Yup. It boggled my mind that students were still struggling their way through Algebra 1 in their Senior year of high school when I had already taken it back in middle school. Even in college, students were still taking Algebra 2. Somewhere along the way something went horribly wrong there. And I'm not even particularly good at math--I had to take Algebra 1 twice because I got a C my first year (I needed at least a B- to advance to Geometry).
  16. Clyde

    Clyde Orange

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    As a product of the American Education system, I can confidently say, I have no idea.
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  17. Dan Leach

    Dan Leach Climbing Staff Member Moderator

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    Given all the evidence, no.
  18. Liet

    Liet Dr. of Horribleness, Ph.D.

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    In case you hadn't noticed, the Republican party has a scorched earth policy when it comes to unions. Republicans want to wipe unions out, all of them. Any union that doesn't work to get Democrats elected is working against its own interests not because of the Democratic party being so great but because of the Republican party belief that labor is a bunch of leeches who should be beaten into submission until they meekly accept whatever scraps they're offered.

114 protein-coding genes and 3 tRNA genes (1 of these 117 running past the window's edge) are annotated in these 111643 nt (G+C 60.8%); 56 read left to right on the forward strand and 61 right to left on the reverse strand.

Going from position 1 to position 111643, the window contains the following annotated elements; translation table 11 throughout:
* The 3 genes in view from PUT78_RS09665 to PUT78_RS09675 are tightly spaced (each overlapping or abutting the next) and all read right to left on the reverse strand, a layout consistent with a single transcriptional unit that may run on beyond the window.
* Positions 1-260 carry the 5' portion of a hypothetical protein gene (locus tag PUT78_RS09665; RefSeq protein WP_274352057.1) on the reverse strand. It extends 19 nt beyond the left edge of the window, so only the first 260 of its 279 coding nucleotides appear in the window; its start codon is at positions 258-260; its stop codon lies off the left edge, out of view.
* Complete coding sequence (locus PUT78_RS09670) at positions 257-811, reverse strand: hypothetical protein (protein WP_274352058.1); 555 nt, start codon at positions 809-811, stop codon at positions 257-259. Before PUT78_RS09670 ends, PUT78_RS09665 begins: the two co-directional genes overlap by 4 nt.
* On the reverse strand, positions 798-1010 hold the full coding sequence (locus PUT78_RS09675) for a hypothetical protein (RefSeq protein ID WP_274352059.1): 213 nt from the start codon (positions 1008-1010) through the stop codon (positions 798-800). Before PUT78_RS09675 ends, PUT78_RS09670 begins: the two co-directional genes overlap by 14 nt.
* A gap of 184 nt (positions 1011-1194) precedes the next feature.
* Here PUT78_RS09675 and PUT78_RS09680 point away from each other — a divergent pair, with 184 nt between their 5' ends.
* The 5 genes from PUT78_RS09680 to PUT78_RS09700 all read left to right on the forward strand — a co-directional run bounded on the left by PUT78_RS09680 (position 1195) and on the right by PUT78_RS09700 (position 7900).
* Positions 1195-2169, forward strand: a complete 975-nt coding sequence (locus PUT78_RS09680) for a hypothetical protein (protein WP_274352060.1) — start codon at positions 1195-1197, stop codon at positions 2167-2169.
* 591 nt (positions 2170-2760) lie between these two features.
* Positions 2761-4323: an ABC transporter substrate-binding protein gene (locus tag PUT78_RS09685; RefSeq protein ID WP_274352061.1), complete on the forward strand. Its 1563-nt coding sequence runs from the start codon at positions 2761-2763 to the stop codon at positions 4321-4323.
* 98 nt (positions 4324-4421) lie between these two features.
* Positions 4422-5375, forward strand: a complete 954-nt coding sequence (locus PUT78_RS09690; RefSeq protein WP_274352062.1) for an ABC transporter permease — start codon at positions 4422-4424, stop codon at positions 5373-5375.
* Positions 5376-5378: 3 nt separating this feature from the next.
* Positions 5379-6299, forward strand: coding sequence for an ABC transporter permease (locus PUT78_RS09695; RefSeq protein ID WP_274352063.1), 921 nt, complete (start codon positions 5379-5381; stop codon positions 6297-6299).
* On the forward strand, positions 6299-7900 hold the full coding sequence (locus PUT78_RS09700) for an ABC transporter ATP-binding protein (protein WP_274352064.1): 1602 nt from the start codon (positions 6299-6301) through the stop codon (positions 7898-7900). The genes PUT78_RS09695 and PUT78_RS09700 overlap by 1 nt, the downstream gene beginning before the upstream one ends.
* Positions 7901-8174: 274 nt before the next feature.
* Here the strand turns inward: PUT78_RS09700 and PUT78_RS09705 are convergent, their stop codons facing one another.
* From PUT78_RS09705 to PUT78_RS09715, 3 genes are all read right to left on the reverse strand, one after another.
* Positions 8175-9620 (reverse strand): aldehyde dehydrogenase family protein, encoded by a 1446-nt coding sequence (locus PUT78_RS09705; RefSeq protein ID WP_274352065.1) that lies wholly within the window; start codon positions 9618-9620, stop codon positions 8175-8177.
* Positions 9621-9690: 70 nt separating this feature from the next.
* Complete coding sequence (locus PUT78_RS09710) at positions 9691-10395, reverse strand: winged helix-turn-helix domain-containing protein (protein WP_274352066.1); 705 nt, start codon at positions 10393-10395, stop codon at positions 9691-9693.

Being union and voting Republican is about as crazy as being homosexual and voting Republican.
    Last edited: Nov 29, 2012
  19. Clyde

    Clyde Orange

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    ^Hey! This isn't a partisan thread! :mad:
  20. oldfella1962

    oldfella1962 light & lethal

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    All I know is Jethro "done gradeated 6th grade" and he can do "times and gazintas" so it was at one time very effective. Just sayin'

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  21. Liet

    Liet Dr. of Horribleness, Ph.D.

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    You seem to have a real difficulty with the concept of facts, Clyde. There's nothing partisan about them, even if they don't point to political parties being identical. It's making your judgment about political parties in spite of the facts as you claim to do that's being partisan.